In all, our predator count was: 4 raccoons, 3 possums, and a badger.  Yes, a BADGER!  But we were still losing a chicken every night, to what we are almost positive (via trail cam) a mink.  So we lost a total of 120 hens that were in production by the time we were left with no other option to preserve any part of our flock: the broiler pens.

So this has really been my passion, to build the Joel Salatin broiler pen into the workhouse chicken building that can really make a farmer love what he does.  This thing can really be the humvee of the organic, grass-based farm for poultry because, contrary to popular opinion, chickens are destructive little pests if not managed properly.  We can fit 40 broiler chickens per pen at 64 square feet, but only 16 hens because of their foraging behavior.  If we let our hens stay in an area too long they didn't graze it evenly and they would turn one area into a clay patch and not touch another area.  So the Salatin pen allows us to protect them from predators, shelter them from the elements (sun, wind, rain, snow) and control their treatment of the pasture.  We are religious about moving them once a day like the broilers, and they do the same amount of agitation as the broilers with 16 because they scratch and poop and scratch and poop, yada yada yada.  It was PERFECT.  Now if only we could get them to lay in something other than the dirt..... EUREKA!!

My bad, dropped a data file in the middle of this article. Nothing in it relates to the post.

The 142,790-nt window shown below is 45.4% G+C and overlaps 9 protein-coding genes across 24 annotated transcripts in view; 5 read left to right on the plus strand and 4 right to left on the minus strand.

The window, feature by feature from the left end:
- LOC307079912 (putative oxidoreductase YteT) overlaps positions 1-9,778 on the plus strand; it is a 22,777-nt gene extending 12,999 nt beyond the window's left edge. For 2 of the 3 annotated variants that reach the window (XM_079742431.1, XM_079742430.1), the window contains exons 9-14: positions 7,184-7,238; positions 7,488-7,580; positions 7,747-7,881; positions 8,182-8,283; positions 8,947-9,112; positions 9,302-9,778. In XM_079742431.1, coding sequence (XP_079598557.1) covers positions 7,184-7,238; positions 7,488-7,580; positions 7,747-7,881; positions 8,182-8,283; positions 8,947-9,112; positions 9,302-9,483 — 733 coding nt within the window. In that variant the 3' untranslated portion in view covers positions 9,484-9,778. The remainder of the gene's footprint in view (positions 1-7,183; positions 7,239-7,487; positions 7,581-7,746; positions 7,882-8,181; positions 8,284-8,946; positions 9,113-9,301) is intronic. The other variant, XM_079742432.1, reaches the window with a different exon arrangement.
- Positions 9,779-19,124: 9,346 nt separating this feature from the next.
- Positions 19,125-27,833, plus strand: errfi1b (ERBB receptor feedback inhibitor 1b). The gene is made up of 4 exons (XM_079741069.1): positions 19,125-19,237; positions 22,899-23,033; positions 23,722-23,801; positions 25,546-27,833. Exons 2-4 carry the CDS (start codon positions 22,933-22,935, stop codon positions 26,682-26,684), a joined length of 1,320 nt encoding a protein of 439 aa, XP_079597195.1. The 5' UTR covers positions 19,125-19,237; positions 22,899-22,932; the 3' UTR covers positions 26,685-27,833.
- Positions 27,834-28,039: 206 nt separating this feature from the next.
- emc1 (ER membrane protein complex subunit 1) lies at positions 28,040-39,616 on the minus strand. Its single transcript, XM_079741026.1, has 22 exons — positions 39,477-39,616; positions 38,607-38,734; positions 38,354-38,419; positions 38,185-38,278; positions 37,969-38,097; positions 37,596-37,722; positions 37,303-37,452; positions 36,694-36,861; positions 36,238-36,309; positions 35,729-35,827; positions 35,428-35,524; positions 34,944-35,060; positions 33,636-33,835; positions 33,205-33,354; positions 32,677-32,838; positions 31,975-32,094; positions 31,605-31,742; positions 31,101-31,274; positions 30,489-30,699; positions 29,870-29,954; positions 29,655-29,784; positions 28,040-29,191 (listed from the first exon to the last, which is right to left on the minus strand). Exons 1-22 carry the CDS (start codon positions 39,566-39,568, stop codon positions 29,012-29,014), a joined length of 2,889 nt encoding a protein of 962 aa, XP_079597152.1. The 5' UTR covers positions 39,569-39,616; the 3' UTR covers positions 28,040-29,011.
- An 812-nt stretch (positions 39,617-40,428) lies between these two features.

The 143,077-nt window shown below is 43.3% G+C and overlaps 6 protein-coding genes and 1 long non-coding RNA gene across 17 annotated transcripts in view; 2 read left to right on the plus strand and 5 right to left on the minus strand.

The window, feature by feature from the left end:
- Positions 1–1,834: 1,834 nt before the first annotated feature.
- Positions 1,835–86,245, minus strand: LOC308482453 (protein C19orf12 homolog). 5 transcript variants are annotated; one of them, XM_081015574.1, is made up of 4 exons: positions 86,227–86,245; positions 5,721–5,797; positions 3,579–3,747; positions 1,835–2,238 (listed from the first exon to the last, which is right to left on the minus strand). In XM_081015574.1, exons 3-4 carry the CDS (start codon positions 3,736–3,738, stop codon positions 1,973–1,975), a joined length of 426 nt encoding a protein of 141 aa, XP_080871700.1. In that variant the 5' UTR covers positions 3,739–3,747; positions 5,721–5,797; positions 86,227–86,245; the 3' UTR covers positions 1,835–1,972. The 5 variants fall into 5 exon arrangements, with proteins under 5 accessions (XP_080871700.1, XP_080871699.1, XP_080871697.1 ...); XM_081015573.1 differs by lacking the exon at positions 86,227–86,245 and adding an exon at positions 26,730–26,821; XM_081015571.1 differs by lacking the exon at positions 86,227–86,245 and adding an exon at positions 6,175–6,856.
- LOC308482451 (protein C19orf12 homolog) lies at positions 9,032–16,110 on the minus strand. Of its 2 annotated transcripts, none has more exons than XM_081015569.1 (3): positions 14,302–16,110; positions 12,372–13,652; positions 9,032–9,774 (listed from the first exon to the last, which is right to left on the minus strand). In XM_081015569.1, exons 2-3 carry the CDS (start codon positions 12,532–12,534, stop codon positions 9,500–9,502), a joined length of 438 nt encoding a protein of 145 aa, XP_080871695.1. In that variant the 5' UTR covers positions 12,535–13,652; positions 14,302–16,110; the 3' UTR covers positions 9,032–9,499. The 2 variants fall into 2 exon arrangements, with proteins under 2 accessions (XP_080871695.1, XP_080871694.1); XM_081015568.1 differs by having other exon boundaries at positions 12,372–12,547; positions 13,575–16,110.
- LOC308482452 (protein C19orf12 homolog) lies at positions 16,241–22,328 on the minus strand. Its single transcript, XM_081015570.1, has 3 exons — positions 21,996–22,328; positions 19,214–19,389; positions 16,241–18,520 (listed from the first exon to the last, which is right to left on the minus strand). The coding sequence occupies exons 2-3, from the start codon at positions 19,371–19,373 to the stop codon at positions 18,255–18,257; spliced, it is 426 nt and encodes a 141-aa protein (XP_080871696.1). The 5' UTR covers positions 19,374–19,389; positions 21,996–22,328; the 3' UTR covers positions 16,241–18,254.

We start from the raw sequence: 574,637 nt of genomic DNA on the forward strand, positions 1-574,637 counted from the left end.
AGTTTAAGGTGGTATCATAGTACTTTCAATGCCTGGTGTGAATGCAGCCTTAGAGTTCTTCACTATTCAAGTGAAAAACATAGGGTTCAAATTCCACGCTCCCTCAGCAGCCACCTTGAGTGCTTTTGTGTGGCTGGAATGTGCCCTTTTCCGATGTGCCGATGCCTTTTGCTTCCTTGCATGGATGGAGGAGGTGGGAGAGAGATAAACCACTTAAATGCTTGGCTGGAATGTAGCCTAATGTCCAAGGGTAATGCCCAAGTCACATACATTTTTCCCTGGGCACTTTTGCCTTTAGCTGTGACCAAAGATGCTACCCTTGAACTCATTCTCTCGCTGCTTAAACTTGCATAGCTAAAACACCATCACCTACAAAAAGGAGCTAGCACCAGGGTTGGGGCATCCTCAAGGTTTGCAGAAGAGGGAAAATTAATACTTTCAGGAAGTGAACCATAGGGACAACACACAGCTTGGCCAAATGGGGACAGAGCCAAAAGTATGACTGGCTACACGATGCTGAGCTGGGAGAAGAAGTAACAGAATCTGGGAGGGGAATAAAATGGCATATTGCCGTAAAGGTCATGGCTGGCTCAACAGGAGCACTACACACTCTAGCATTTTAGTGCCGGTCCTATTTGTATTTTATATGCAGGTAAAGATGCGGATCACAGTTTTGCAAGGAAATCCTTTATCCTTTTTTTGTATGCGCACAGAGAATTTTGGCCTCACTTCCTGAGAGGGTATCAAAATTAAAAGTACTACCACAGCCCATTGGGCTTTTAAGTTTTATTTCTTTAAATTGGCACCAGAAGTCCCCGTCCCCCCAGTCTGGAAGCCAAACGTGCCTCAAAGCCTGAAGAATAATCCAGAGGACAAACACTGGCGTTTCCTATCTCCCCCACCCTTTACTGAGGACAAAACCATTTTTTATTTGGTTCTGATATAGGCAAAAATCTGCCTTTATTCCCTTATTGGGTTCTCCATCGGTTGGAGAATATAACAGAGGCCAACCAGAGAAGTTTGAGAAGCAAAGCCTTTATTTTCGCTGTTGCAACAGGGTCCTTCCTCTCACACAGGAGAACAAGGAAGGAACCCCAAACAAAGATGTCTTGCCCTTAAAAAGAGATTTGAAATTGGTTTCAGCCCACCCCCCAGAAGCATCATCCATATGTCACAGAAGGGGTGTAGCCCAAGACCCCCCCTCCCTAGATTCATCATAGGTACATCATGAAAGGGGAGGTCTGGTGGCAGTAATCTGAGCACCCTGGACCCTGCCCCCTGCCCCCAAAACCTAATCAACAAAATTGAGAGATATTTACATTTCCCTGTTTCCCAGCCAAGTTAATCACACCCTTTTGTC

Again, this is my PASSION!  We have retrofitted the pens with chicken nipple waterers, a feeder that you don't have to get into the pen and keeps the chickens from pooping in them, nesting boxes, and fresh grass every day, and the whole thing costs less than $150!  This thing is amazing.